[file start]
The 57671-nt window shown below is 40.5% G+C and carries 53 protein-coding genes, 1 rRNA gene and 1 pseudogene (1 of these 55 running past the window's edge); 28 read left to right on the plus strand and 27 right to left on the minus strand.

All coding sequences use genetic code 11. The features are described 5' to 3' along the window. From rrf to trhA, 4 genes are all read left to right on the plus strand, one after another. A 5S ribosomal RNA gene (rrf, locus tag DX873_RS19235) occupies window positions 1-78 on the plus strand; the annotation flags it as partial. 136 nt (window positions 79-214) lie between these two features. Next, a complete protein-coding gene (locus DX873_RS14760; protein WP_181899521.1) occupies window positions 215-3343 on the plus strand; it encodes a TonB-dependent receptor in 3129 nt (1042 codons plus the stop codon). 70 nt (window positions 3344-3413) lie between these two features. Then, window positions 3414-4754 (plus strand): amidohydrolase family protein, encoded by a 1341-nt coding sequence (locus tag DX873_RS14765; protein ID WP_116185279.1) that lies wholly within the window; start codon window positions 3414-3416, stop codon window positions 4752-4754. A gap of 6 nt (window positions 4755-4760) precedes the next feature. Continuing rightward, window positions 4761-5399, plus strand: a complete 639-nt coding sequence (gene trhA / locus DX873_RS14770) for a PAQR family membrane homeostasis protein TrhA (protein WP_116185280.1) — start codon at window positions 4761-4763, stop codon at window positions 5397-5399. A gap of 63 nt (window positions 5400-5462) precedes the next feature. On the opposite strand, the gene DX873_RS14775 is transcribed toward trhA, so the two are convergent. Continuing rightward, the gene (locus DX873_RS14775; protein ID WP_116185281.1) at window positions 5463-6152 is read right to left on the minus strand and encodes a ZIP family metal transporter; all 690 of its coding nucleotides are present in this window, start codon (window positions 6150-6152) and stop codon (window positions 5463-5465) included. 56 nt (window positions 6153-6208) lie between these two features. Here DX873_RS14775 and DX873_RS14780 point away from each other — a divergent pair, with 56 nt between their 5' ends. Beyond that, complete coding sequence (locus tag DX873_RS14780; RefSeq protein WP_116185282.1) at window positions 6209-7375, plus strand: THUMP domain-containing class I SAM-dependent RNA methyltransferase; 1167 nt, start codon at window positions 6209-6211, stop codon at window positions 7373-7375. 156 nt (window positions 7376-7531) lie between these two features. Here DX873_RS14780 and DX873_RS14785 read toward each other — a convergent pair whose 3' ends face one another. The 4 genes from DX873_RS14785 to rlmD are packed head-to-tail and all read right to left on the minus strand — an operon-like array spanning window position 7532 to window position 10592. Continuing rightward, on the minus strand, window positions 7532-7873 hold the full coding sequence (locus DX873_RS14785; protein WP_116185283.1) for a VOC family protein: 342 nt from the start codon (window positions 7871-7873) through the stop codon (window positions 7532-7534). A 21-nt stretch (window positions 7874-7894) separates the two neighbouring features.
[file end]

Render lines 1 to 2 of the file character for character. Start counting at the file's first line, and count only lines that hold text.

The 57671-nt window shown below is 40.5% G+C and carries 53 protein-coding genes, 1 rRNA gene and 1 pseudogene (1 of these 55 running past the window's edge); 28 read left to right on the plus strand and 27 right to left on the minus strand.

All coding sequences use genetic code 11. The features are described 5' to 3' along the window. From rrf to trhA, 4 genes are all read left to right on the plus strand, one after another. A 5S ribosomal RNA gene (rrf, locus tag DX873_RS19235) occupies window positions 1-78 on the plus strand; the annotation flags it as partial. 136 nt (window positions 79-214) lie between these two features. Next, a complete protein-coding gene (locus DX873_RS14760; protein WP_181899521.1) occupies window positions 215-3343 on the plus strand; it encodes a TonB-dependent receptor in 3129 nt (1042 codons plus the stop codon). 70 nt (window positions 3344-3413) lie between these two features. Then, window positions 3414-4754 (plus strand): amidohydrolase family protein, encoded by a 1341-nt coding sequence (locus tag DX873_RS14765; protein ID WP_116185279.1) that lies wholly within the window; start codon window positions 3414-3416, stop codon window positions 4752-4754. A gap of 6 nt (window positions 4755-4760) precedes the next feature. Continuing rightward, window positions 4761-5399, plus strand: a complete 639-nt coding sequence (gene trhA / locus DX873_RS14770) for a PAQR family membrane homeostasis protein TrhA (protein WP_116185280.1) — start codon at window positions 4761-4763, stop codon at window positions 5397-5399. A gap of 63 nt (window positions 5400-5462) precedes the next feature. On the opposite strand, the gene DX873_RS14775 is transcribed toward trhA, so the two are convergent. Continuing rightward, the gene (locus DX873_RS14775; protein ID WP_116185281.1) at window positions 5463-6152 is read right to left on the minus strand and encodes a ZIP family metal transporter; all 690 of its coding nucleotides are present in this window, start codon (window positions 6150-6152) and stop codon (window positions 5463-5465) included. 56 nt (window positions 6153-6208) lie between these two features. Here DX873_RS14775 and DX873_RS14780 point away from each other — a divergent pair, with 56 nt between their 5' ends. Beyond that, complete coding sequence (locus tag DX873_RS14780; RefSeq protein WP_116185282.1) at window positions 6209-7375, plus strand: THUMP domain-containing class I SAM-dependent RNA methyltransferase; 1167 nt, start codon at window positions 6209-6211, stop codon at window positions 7373-7375. 156 nt (window positions 7376-7531) lie between these two features. Here DX873_RS14780 and DX873_RS14785 read toward each other — a convergent pair whose 3' ends face one another. The 4 genes from DX873_RS14785 to rlmD are packed head-to-tail and all read right to left on the minus strand — an operon-like array spanning window position 7532 to window position 10592. Continuing rightward, on the minus strand, window positions 7532-7873 hold the full coding sequence (locus DX873_RS14785; protein WP_116185283.1) for a VOC family protein: 342 nt from the start codon (window positions 7871-7873) through the stop codon (window positions 7532-7534). A 21-nt stretch (window positions 7874-7894) separates the two neighbouring features.